Vail food feature: Are you ready for chicken breasts that aren’t bone dry? |

Vail food feature: Are you ready for chicken breasts that aren’t bone dry?

Elizabeth Karmel
Associated Press
This Oct. 26, 2015, photo, shows wine-poached chicken breasts in Concord, N.H. This recipe produces moist, tender meat every time. (AP Photo/Matthew Mead)
AP | FR170582 AP

We’ve all suffered through cardboard-dry chicken breasts. We do it because periodically we commit (or recommit or re-recommit) to healthy eating. And boneless, skinless chicken breasts are a fine and filling lean protein well suited to the job.

Except for one thing … Because boneless, skinless chicken breasts are so lean, they overcook and dry out heartbreakingly fast. Doesn’t seem to matter whether I grill them or bake them or saute them. I always end up with dry, chewy and unpleasant chicken breasts. No wonder everyone gets irritable when they’re trying to eat healthy.

But I have a secret for cooking chicken breasts that produces moist, tender meat every time. In fact, it’s so foolproof and effortless, you don’t even need to watch the clock. Though the chicken takes just 30 minutes to cook, you can let them go for as long as an hour and you won’t risk ruining them in the slightest.

The secret? Poaching the breasts in a blend of stock, wine and seasonings. But my poaching technique is slightly different than what you’re used to. And that’s what makes it so forgiving.

First, I use a flavor-packed, wine-infused stock to poach instead of water. The flavor difference is big. Second, I use mostly residual heat to cook the meat. As in, I bring the chicken stock, wine and aromatics to a boil and then add the raw boneless, skinless chicken breasts. I bring the liquid back to a boil and then turn off the heat, put a lid on the pot and let the chicken cook. That’s it.

I started poaching chicken in this manner to use in chicken salad. Moist chicken just tastes better in salad than grilled or baked. And because the chicken is so juicy, you need less mayonnaise when you prepare it this way. But now I make poached chicken breasts for many other dishes — on a green salad, sliced and tossed with pasta, chopped and mixed into soup, mixed with barbecue sauce for an easy “pulled” chicken wrap, etc.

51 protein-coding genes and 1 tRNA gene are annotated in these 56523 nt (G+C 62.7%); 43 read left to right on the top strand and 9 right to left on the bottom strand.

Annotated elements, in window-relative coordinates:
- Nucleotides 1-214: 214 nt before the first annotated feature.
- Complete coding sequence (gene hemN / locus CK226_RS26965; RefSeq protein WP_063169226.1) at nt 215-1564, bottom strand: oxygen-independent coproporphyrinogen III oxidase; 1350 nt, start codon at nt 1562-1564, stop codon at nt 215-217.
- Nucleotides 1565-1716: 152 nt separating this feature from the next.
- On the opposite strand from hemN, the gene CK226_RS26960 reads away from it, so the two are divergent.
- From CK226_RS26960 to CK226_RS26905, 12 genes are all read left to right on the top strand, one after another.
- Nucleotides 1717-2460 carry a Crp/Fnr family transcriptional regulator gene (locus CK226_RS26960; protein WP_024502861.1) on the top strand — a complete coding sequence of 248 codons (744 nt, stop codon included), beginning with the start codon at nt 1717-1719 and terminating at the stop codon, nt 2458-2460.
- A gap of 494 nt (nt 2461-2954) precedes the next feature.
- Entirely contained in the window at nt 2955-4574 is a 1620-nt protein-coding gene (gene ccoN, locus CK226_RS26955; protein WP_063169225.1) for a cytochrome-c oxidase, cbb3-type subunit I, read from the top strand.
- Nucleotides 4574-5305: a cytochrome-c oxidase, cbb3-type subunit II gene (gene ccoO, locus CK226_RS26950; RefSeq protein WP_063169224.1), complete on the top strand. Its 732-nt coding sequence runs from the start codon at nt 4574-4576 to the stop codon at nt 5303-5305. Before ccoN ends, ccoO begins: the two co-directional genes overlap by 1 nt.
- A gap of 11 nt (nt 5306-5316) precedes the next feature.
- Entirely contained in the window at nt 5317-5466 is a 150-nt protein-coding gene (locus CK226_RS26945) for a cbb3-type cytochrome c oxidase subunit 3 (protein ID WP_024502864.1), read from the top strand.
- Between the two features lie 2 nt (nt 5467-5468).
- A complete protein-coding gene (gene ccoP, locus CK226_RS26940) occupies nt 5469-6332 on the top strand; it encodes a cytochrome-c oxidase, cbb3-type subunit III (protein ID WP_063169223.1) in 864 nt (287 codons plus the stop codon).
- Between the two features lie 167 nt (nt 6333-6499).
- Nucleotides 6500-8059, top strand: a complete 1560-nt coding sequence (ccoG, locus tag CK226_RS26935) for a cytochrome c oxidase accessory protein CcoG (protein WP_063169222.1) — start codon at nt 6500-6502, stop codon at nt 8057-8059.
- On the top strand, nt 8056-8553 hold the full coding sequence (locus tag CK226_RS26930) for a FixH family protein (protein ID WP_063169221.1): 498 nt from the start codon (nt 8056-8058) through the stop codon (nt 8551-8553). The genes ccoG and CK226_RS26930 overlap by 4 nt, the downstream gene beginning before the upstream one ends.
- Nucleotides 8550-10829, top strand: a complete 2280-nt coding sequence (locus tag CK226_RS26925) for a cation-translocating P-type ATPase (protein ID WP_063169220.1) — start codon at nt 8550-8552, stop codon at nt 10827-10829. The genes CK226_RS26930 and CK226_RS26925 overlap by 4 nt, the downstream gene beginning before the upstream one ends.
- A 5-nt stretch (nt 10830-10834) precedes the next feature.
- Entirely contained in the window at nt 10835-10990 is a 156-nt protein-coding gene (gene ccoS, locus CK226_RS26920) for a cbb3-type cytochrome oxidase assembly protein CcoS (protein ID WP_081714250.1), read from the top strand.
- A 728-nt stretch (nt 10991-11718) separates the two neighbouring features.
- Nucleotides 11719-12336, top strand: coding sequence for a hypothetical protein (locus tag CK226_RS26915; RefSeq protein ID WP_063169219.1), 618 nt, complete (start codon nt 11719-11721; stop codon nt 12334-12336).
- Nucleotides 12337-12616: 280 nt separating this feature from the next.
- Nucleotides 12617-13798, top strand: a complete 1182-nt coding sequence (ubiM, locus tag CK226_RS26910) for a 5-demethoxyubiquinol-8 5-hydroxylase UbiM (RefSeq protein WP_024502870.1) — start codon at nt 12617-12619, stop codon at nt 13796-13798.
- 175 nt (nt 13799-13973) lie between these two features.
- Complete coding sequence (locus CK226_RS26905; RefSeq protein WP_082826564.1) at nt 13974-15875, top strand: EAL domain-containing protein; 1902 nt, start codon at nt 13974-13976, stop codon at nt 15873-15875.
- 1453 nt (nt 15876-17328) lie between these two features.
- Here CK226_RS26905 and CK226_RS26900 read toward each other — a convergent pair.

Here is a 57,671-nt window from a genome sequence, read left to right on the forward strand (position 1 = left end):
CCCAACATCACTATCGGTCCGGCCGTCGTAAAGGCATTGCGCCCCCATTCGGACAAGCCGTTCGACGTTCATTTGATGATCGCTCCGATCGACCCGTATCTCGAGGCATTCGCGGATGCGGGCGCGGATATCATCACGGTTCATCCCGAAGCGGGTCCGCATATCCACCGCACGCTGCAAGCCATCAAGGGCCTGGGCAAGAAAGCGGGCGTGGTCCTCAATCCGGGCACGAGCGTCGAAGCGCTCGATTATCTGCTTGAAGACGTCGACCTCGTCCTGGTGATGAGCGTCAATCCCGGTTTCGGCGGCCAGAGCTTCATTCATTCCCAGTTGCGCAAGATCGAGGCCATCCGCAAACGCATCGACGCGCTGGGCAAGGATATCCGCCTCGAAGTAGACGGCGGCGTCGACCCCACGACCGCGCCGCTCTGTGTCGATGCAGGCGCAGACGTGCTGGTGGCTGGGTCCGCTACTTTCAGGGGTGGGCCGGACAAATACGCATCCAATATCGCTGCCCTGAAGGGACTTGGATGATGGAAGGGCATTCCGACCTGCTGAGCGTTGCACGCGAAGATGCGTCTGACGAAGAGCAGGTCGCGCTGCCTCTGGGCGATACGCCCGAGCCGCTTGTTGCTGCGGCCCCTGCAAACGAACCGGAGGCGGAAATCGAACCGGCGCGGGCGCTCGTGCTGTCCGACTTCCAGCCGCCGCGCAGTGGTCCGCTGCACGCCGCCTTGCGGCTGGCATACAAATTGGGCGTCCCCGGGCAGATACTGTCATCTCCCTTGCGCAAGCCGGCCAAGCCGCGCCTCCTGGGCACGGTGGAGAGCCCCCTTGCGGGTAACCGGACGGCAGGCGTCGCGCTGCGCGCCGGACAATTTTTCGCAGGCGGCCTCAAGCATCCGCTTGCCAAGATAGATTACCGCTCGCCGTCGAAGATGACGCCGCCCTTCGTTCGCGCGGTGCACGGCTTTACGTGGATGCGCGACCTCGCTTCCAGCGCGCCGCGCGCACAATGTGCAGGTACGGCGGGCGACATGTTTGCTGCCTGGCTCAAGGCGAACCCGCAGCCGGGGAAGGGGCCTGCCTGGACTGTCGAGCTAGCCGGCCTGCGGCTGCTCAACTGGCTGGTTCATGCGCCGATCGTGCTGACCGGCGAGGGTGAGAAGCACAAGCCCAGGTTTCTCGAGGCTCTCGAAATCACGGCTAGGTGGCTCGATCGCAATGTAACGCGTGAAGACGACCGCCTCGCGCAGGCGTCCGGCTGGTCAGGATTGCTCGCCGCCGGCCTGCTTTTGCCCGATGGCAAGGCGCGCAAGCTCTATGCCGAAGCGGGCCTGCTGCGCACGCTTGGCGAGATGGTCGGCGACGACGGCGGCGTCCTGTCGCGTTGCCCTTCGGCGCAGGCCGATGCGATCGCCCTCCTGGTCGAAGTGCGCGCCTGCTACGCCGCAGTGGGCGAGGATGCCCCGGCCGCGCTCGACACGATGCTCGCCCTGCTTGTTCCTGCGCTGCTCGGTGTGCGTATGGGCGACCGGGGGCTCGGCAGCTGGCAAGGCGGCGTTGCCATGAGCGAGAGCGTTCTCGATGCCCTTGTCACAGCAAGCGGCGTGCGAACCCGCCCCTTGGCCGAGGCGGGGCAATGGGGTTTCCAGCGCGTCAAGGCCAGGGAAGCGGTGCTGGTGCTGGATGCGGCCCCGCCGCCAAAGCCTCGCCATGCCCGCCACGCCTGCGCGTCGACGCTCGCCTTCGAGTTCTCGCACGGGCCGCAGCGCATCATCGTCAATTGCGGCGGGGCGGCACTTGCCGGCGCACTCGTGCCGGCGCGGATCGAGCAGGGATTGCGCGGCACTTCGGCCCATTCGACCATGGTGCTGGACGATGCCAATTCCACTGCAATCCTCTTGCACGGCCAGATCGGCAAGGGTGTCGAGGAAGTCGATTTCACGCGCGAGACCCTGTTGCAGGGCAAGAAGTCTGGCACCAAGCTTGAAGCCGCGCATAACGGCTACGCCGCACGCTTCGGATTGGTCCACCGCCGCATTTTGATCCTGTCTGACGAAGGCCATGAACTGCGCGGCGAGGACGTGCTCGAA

However you use the chicken, be sure to season it with salt before serving, as there is no added salt in the poaching liquid.


(Start to finish: 45 minutes. Makes 6 breasts.)

1 1/2 quarts low-sodium chicken stock or broth

3 cups white wine

3 medium carrots, cut into 2-inch chunks

3 stalks celery, cut into 2-inch chunks

2 medium yellow onions, halved

4 cloves garlic, smashed

4 sprigs fresh thyme

6 boneless, skinless chicken breasts

In a large (at least 6-quart) stock pot or Dutch oven over medium-high, combine the chicken stock, wine, carrots, celery, onions, garlic and thyme. Bring to a boil, and then gently add the chicken breasts one at a time. If the chicken breasts aren’t entirely covered by liquid, add a bit more stock or water. Return the liquid to a boil.

As soon as the liquid boils, turn off the heat and cover the pot. Allow the breasts to poach for 30 minutes, and then use tongs or a slotted spoon to remove from the liquid. Chicken can be used immediately or refrigerated for up to 3 days.

The poaching liquid can be saved for another use. It can be frozen and then thawed and boiled before reusing.

Nutrition information per breast: 150 calories; 30 calories from fat (20 percent of total calories); 3 grams fat (0.5 grams saturated; 0 grams trans fats); 85 milligrams cholesterol; 55 milligrams sodium; 0 grams carbohydrate; 0 grams fiber; 0 grams sugar; 27 grams protein.

Elizabeth Karmel is a barbecue and Southern foods expert. She is the chef and pitmaster at online retailer and author of three books, including “Taming the Flame.”

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